Even before the pandemic, Eden Schiano, 19, had concerns about her freshman year.
Schiano suffered from anorexia in high school and wasn’t sure how fall 2020 would go as a freshman at Virginia Commonwealth University.
Being largely isolated in her dormitory quickly took its toll. “I was in my dorm, taking online classes and starting to lose weight,” she said. In October, Schiano decided to retire.
Whether because of mental illness or concerns about Covid, the number of students taking time off has skyrocketed in the past year.
However, withdrawing in the middle of the semester could be associated with high financial costs.
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While a number of colleges and universities have announced that they will reimburse fees and room and board if campus closes again, reimbursement policies vary from school to school – and almost all have drawn the line on tuition.
Depending on when a student de-signs out during a semester, a school’s refund policy can reimburse a significant amount (especially if it is done within the first month or so of the semester, although this varies by school).
However, refunds are usually staggered and most schools don’t give any money back after the fifth week of classes.
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Typical refund policy for schools
There is another way of doing it: Many schools also offer protection from outside lessons or this can be obtained directly from a provider such as GradGuard or AWG Dewar.
Tuition insurance, also known as Tuition Reimbursement Insurance, generally covers families for medical or psychological reasons, with some obvious exclusions, such as:
GradGuard’s tuition insurance starts at $ 39.95 for $ 2,500 per semester, although most families buy $ 10,000 per semester in insurance that starts at $ 106 to cover their own expenses with no loans and grants protect. This covers tuition fees as well as financial losses from room and board and tuition fees.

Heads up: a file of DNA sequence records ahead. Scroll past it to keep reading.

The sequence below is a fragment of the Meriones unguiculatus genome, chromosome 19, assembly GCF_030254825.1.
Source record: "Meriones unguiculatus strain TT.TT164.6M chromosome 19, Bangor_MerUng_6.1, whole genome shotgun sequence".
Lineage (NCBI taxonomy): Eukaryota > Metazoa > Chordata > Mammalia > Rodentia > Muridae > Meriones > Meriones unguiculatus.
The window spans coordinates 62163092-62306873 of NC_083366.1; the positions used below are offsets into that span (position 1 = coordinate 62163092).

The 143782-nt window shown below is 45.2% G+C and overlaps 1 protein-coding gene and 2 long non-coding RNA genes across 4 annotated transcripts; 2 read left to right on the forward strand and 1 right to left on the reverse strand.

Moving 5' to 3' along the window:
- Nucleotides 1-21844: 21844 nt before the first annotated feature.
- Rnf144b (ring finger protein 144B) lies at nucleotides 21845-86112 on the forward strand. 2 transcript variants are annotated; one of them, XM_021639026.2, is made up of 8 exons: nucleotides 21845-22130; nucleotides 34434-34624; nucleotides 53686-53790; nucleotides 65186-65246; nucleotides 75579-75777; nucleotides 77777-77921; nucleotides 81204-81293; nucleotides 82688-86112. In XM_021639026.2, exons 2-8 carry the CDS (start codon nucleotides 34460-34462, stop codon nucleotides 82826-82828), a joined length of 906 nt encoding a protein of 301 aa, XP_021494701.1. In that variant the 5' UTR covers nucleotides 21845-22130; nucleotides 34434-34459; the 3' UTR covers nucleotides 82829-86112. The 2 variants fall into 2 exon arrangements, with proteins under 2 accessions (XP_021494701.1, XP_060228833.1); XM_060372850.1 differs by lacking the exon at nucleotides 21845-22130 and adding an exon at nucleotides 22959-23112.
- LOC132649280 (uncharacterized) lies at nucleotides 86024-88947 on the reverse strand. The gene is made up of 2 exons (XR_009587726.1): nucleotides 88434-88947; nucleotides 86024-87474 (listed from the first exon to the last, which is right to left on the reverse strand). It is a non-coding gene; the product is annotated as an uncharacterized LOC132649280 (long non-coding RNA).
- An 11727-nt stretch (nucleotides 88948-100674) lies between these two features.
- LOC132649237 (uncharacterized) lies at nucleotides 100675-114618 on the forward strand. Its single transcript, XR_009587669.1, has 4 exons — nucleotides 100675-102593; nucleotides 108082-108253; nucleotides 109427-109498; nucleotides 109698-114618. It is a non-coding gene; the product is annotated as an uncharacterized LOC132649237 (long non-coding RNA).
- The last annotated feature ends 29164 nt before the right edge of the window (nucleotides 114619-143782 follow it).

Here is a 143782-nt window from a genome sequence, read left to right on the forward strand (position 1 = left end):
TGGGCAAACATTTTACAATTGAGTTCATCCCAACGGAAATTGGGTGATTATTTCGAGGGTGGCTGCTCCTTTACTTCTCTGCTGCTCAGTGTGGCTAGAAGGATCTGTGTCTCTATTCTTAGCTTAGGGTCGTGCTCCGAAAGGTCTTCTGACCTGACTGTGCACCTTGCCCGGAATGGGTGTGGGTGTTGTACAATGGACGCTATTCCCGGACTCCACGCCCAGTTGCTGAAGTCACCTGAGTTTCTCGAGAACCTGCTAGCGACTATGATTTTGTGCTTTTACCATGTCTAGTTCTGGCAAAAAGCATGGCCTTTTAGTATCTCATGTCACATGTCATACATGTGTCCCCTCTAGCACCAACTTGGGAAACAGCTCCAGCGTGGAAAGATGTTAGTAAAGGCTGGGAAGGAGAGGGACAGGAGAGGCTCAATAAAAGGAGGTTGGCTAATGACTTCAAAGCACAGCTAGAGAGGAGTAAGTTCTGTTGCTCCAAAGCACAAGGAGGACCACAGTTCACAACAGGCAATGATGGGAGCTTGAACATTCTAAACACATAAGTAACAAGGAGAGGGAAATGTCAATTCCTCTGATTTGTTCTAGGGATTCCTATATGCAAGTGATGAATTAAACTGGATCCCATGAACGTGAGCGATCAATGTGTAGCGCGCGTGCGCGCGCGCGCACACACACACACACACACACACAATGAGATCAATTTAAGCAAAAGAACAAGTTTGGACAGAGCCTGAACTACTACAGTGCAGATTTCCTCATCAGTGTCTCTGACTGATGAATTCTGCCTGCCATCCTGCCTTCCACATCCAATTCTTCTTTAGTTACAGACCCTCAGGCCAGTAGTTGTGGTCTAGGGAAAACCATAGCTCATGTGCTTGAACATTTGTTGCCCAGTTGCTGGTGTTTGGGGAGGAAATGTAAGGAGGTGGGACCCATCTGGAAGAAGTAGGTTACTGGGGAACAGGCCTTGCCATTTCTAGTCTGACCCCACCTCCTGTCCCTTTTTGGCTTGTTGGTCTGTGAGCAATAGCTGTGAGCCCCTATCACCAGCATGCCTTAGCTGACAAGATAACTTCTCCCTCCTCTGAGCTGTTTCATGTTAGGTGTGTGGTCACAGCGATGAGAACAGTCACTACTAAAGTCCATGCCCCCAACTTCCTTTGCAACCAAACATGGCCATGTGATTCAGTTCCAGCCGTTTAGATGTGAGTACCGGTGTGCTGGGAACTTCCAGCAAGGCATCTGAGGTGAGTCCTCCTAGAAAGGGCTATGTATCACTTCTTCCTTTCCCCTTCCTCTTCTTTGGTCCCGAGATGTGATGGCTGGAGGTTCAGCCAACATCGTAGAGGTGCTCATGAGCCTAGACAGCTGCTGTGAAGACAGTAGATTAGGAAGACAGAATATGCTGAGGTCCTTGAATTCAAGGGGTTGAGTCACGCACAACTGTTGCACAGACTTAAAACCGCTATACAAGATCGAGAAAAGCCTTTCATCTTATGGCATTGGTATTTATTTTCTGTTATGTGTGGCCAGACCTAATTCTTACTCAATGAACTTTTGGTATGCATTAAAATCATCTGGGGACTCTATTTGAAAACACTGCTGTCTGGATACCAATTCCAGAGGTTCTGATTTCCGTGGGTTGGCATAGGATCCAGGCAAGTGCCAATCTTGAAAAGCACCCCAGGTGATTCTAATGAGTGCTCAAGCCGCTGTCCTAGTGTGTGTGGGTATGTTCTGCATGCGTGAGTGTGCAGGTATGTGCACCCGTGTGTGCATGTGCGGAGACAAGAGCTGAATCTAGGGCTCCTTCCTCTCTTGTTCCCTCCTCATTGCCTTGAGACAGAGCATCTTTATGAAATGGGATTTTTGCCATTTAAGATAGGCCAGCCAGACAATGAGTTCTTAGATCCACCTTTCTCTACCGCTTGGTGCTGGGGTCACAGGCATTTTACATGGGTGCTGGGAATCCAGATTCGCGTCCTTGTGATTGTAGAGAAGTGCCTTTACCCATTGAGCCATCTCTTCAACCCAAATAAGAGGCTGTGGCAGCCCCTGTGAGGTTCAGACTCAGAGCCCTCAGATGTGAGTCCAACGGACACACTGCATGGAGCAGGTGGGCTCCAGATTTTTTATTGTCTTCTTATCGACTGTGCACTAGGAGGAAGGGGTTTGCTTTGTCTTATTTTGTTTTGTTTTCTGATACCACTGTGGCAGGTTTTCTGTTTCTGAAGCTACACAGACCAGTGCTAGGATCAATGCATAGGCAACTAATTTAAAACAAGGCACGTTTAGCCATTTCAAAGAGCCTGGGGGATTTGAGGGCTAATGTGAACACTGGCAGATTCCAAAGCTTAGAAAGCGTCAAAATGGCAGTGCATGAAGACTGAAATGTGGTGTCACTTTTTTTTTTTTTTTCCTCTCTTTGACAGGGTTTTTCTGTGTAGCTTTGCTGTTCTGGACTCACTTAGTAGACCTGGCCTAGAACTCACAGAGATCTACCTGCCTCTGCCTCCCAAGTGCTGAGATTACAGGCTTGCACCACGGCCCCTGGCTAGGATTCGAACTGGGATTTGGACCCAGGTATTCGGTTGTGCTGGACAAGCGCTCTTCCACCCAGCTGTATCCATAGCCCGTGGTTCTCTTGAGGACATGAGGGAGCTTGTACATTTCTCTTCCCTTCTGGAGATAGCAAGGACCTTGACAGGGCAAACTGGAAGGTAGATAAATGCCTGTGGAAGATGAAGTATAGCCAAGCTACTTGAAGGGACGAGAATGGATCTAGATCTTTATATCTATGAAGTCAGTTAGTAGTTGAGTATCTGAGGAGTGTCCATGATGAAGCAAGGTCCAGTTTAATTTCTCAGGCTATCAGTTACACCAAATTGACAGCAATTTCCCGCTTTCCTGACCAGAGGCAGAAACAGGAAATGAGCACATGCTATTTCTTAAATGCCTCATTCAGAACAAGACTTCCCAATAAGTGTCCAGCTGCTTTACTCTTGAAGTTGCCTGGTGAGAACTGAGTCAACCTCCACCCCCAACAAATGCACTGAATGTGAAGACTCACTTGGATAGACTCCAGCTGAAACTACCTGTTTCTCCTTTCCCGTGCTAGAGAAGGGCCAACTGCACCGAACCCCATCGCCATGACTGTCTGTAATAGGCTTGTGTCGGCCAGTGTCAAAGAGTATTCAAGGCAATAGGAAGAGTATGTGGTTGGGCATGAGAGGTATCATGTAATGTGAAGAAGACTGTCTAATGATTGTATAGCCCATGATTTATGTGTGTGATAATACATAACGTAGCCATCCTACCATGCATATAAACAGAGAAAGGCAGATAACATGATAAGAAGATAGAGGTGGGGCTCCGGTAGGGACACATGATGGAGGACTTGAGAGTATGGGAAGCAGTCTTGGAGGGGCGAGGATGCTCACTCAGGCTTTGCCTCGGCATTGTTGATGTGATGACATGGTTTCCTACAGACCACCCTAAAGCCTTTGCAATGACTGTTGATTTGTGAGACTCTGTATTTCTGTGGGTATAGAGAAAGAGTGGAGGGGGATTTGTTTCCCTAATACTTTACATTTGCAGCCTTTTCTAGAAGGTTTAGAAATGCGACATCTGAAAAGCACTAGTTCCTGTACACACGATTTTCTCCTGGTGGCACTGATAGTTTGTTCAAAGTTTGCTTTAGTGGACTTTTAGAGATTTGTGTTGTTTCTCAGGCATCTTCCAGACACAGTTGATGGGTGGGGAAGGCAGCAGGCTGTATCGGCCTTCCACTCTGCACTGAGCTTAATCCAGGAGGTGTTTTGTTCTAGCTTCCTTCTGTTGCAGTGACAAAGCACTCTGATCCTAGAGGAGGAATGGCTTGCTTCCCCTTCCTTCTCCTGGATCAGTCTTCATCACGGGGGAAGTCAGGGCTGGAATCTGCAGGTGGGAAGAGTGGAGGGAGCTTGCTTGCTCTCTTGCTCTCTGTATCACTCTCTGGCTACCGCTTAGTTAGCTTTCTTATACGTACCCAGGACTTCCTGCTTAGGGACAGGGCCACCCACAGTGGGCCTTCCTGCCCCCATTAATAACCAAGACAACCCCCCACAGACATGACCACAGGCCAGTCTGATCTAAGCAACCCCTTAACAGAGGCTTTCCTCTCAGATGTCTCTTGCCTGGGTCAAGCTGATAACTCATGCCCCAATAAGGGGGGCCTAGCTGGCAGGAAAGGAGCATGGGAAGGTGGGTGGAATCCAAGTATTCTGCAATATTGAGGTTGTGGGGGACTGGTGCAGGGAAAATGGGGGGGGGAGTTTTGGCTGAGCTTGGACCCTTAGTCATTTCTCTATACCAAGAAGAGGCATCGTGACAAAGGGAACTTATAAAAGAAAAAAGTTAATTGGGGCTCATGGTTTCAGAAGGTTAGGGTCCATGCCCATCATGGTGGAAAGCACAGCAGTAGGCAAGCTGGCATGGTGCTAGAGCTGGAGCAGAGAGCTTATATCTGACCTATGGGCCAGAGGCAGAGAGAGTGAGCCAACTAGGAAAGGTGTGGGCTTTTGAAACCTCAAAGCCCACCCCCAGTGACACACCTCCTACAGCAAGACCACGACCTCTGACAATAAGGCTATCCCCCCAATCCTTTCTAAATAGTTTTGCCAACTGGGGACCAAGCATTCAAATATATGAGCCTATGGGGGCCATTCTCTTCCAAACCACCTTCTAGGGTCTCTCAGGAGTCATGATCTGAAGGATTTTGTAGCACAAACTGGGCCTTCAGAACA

Schiano said her tuition insurance helped ease pressure to stay in school despite her deteriorating condition.
“It took away the shame and guilt factor of having to go and feel like it was going to be such a burden on my parents,” she said.
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Even though nearly two-thirds of parents, or 63%, said their child’s plans after high school returned to what they were before the coronavirus crisis, cost remains a top concern.
Tuition and fees plus room and board for a four-year private college averaged $ 50,770 for the 2020-21 school year; It was $ 22,180 at four-year state colleges, according to the College Board, which tracks trends in college awards and student grants.
When you add other expenses, the total bill can be in excess of $ 70,000 a year for students at some private colleges, or even for students out of state attending public four-year schools.
At the same time, Covid cases are on the rise again, and the possibility of further campus closures has sparked renewed interest in college reimbursement policies and tuition insurance.
Trisha Jung recently bought a GradGuard policy for her stepdaughter, who will be a junior at Appalachian State University in Boone, North Carolina. “It just seemed like a good idea based on the world of today.”
Jung, who is from Nashville, Tennessee, said she wouldn’t have considered doing this before the pandemic. “Life is full of unexpected events,” she said.
“Since the beginning of Covid, we’ve seen dramatic interest from schools, students and families,” said Natalie Tarangioli, Marketing Director at GradGuard, which now works with more than 400 universities.
Before the pandemic, health conditions such as mononucleosis and pneumonia were among the top diseases that stood in the way of timely or even conclusion.
“The real concern last year was that the students would get Covid; There are additional mental health and wellbeing concerns this year, ”Tarangioli said.
“We have already more than doubled the number of tuition insurance policies sold this fall compared to last year,” she added.
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